F. Farah Etemad, Plaintiff-appellant, v. State of California Department of Water Resources Controlboard, et al., Defendants-appellees, 39 F.3d 1186 (9th Cir. 1994)

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US Court of Appeals for the Ninth Circuit - 39 F.3d 1186 (9th Cir. 1994) Submitted Oct. 17, 1994. *Decided Oct. 31, 1994

Before: BROWNING, FARRIS, and LEAVY, Circuit Judges.


F. Farah Etemad appeals pro se the district court's dismissal of her complaint under Fed. R. Civ. P. 12(b) (6) against the State of California, Department of Water Resources Control Board ("Board"). Etemad alleged that the Board violated her civil rights when it terminated her from employment in 1990. The district court found Etemad's complaint barred by res judicata and the statute of limitations. We have jurisdiction under 28 U.S.C. § 1291, and affirm.

* Background

On August 7, 1989, the Board hired Etemad as an Industrial Hygienist and terminated her a few months later on January 16, 1990, during a probationary period of employment. The Board claims that it discharged Etemad for unacceptable job performance. In January of 1990, Etemad appealed her dismissal to the California State Personnel Board which entered a default judgment in favor of the defendants. In June 1990, Etemad filed a national origin and sex discrimination charge against the Board with the Equal Employment Opportunity Commission ("EEOC"). In December 1991, after receiving the EEOC's determination and right-to-sue letter which concluded that she had failed to meet the performance standard of a probationary employee, Etemad filed a complaint against the Board in district court alleging violations of 42 U.S.C. §§ 1981, 1983, 1985, 1986, 42 U.S.C. §§ 2000e et seq. ("Title VII"), 29 U.S.C. § 201, 202, and the Fourth, Fifth, and Fourteenth Amendments. On February 9, 1993, the district court dismissed Etemad's amended complaint for failure to state a claim, and Etemad filed a notice of appeal for review of that dismissal. On appeal, we affirmed the dismissal of Etemad's civil rights claims against the State, but vacated and remanded for the district court to reinstate her Title VII claim. See Etemad v. State of California, Dept. of Water Resources Control Board, No. 93-55289, unpublished memorandum disposition (9th Cir. April 5, 1994).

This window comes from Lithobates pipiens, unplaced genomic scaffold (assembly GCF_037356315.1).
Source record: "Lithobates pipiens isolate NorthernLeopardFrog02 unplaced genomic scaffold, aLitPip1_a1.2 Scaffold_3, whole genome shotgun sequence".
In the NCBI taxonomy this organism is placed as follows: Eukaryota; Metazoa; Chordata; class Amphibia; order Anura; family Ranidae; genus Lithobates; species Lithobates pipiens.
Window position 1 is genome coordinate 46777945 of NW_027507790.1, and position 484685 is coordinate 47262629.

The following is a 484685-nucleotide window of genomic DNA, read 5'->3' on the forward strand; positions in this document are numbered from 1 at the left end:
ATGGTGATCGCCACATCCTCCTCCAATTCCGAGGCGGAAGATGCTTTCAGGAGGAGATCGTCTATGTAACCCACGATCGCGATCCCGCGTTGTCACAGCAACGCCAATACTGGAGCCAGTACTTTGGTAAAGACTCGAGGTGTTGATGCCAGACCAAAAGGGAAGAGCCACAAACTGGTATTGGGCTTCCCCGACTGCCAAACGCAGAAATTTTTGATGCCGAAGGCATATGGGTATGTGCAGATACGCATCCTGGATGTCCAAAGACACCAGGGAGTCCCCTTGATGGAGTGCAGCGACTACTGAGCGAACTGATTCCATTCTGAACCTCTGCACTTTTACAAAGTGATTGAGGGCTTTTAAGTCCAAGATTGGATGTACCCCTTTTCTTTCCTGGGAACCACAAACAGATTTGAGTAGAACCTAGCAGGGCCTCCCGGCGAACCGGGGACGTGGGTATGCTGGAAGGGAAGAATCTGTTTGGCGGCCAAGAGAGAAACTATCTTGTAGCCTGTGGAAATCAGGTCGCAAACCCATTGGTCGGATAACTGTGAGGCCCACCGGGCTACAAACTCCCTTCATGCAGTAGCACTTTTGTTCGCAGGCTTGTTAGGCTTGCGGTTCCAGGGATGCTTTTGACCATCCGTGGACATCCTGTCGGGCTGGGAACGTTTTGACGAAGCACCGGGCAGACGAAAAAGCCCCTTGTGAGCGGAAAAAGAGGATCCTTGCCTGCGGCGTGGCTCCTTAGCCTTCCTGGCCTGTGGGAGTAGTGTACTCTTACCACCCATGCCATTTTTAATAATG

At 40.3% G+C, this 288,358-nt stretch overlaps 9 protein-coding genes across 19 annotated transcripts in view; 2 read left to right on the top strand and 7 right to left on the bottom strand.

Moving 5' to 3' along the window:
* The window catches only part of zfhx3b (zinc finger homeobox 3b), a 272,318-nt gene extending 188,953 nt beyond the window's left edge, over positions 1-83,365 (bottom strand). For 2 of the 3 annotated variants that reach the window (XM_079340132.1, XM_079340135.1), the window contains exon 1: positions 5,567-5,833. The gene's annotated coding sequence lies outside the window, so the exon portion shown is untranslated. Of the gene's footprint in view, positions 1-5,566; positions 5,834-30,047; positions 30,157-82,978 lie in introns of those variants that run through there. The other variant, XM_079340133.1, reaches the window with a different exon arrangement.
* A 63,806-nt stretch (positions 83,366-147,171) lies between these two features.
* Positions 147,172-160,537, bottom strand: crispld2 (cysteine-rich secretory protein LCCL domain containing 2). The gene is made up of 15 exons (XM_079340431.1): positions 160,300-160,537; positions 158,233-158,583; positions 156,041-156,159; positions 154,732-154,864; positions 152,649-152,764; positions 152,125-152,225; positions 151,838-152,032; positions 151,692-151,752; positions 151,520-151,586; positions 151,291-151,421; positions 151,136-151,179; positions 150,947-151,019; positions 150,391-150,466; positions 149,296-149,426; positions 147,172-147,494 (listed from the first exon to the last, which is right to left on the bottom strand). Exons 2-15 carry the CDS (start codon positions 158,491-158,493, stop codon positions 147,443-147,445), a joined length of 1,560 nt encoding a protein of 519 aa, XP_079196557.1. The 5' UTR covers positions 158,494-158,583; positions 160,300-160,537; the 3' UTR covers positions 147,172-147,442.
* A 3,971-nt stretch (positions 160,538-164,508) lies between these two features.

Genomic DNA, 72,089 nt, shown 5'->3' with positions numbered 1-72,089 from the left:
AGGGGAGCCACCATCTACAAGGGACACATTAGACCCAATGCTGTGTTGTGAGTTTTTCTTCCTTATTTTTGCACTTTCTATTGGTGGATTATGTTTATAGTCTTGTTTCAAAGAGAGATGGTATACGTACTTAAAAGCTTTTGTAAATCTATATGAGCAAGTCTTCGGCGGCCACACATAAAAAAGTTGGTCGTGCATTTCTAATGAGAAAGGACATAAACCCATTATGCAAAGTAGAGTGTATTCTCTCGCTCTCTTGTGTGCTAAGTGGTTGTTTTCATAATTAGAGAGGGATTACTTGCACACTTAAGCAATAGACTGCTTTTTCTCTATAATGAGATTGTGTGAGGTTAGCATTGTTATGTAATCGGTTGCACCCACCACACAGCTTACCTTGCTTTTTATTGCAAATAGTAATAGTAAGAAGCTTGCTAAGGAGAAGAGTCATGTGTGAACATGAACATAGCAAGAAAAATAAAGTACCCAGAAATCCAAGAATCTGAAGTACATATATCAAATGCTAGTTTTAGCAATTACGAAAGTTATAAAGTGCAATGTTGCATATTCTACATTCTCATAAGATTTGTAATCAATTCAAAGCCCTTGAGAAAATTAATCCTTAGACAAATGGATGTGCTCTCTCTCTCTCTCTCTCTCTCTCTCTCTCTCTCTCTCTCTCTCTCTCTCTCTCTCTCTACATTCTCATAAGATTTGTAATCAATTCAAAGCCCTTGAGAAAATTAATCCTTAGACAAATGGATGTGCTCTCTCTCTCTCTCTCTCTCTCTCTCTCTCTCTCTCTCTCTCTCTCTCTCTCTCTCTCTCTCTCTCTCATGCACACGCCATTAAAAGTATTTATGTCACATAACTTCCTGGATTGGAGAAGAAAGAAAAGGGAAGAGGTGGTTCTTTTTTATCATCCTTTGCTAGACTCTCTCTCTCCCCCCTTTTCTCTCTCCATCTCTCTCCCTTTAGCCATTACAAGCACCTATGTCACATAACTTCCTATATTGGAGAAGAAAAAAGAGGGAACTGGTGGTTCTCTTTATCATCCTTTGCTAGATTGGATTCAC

Subsequently, on July 26, 1993, Etemad commenced the present action by filing a new complaint in district court. Although the present complaint adds individual employees as defendants, and includes new causes of action, the allegations in the complaint relate to the same facts that served as the basis of Etemad's previous complaint in district court. Thus, Etemad alleges that the Board and individual employees discriminated against her on the basis of race and sex when they terminated her from employment. Etemad also contends that defendants subsequently conspired and retaliated against her for pursuing legal remedies, committed fraud and perjury, invaded her privacy, and negligently and intentionally caused her emotional distress. On October 25, 1993, the district court dismissed Etemad's complaint with prejudice, finding that Etemad's claims against the Board were barred by res judicata, and that her civil rights and tort claims against the individual defendants were barred by the statute of limitations. Etemad timely appeals.